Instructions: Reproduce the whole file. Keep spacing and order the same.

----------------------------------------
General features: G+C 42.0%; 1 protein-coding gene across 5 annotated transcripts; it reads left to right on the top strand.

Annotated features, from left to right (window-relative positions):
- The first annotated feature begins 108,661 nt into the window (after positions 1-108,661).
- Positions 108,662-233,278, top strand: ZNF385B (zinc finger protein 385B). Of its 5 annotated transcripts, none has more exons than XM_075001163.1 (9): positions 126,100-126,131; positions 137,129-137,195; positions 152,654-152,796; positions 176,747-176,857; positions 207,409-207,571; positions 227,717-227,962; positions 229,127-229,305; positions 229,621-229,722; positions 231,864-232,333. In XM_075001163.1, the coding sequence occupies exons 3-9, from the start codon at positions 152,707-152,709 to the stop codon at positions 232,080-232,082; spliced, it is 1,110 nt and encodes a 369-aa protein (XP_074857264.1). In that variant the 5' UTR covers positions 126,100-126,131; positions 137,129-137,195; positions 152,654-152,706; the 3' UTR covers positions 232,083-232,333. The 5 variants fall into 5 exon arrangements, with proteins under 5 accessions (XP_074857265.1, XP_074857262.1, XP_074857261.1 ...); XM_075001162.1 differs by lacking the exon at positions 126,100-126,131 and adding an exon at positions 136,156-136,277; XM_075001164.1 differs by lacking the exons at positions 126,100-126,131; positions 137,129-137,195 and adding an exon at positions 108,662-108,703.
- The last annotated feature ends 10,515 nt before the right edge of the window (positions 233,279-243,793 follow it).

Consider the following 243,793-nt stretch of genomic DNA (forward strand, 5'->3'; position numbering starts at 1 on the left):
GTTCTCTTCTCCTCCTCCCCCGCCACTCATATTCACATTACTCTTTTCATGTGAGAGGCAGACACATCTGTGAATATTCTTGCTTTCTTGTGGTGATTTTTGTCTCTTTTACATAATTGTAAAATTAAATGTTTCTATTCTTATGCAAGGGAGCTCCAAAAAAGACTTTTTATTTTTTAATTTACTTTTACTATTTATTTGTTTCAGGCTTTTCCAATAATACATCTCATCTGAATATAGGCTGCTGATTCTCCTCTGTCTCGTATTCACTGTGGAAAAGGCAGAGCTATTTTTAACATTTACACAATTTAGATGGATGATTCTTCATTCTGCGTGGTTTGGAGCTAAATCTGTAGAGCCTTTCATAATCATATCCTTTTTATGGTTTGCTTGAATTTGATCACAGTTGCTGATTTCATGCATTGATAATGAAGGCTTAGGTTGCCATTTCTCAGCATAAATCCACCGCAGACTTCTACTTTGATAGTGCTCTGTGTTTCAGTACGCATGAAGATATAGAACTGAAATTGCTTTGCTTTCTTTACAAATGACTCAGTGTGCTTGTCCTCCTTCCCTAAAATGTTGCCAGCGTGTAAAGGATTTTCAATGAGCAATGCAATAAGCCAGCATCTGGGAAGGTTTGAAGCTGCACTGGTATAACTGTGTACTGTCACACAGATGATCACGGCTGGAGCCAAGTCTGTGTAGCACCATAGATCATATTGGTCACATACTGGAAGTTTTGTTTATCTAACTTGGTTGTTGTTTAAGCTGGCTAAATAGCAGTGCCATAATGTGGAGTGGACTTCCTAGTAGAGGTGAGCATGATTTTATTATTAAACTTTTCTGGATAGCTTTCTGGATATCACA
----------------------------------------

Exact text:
General features: G+C 42.0%; 1 protein-coding gene across 5 annotated transcripts; it reads left to right on the top strand.

Annotated features, from left to right (window-relative positions):
- The first annotated feature begins 108,661 nt into the window (after positions 1-108,661).
- Positions 108,662-233,278, top strand: ZNF385B (zinc finger protein 385B). Of its 5 annotated transcripts, none has more exons than XM_075001163.1 (9): positions 126,100-126,131; positions 137,129-137,195; positions 152,654-152,796; positions 176,747-176,857; positions 207,409-207,571; positions 227,717-227,962; positions 229,127-229,305; positions 229,621-229,722; positions 231,864-232,333. In XM_075001163.1, the coding sequence occupies exons 3-9, from the start codon at positions 152,707-152,709 to the stop codon at positions 232,080-232,082; spliced, it is 1,110 nt and encodes a 369-aa protein (XP_074857264.1). In that variant the 5' UTR covers positions 126,100-126,131; positions 137,129-137,195; positions 152,654-152,706; the 3' UTR covers positions 232,083-232,333. The 5 variants fall into 5 exon arrangements, with proteins under 5 accessions (XP_074857265.1, XP_074857262.1, XP_074857261.1 ...); XM_075001162.1 differs by lacking the exon at positions 126,100-126,131 and adding an exon at positions 136,156-136,277; XM_075001164.1 differs by lacking the exons at positions 126,100-126,131; positions 137,129-137,195 and adding an exon at positions 108,662-108,703.
- The last annotated feature ends 10,515 nt before the right edge of the window (positions 233,279-243,793 follow it).

Consider the following 243,793-nt stretch of genomic DNA (forward strand, 5'->3'; position numbering starts at 1 on the left):
GTTCTCTTCTCCTCCTCCCCCGCCACTCATATTCACATTACTCTTTTCATGTGAGAGGCAGACACATCTGTGAATATTCTTGCTTTCTTGTGGTGATTTTTGTCTCTTTTACATAATTGTAAAATTAAATGTTTCTATTCTTATGCAAGGGAGCTCCAAAAAAGACTTTTTATTTTTTAATTTACTTTTACTATTTATTTGTTTCAGGCTTTTCCAATAATACATCTCATCTGAATATAGGCTGCTGATTCTCCTCTGTCTCGTATTCACTGTGGAAAAGGCAGAGCTATTTTTAACATTTACACAATTTAGATGGATGATTCTTCATTCTGCGTGGTTTGGAGCTAAATCTGTAGAGCCTTTCATAATCATATCCTTTTTATGGTTTGCTTGAATTTGATCACAGTTGCTGATTTCATGCATTGATAATGAAGGCTTAGGTTGCCATTTCTCAGCATAAATCCACCGCAGACTTCTACTTTGATAGTGCTCTGTGTTTCAGTACGCATGAAGATATAGAACTGAAATTGCTTTGCTTTCTTTACAAATGACTCAGTGTGCTTGTCCTCCTTCCCTAAAATGTTGCCAGCGTGTAAAGGATTTTCAATGAGCAATGCAATAAGCCAGCATCTGGGAAGGTTTGAAGCTGCACTGGTATAACTGTGTACTGTCACACAGATGATCACGGCTGGAGCCAAGTCTGTGTAGCACCATAGATCATATTGGTCACATACTGGAAGTTTTGTTTATCTAACTTGGTTGTTGTTTAAGCTGGCTAAATAGCAGTGCCATAATGTGGAGTGGACTTCCTAGTAGAGGTGAGCATGATTTTATTATTAAACTTTTCTGGATAGCTTTCTGGATATCACA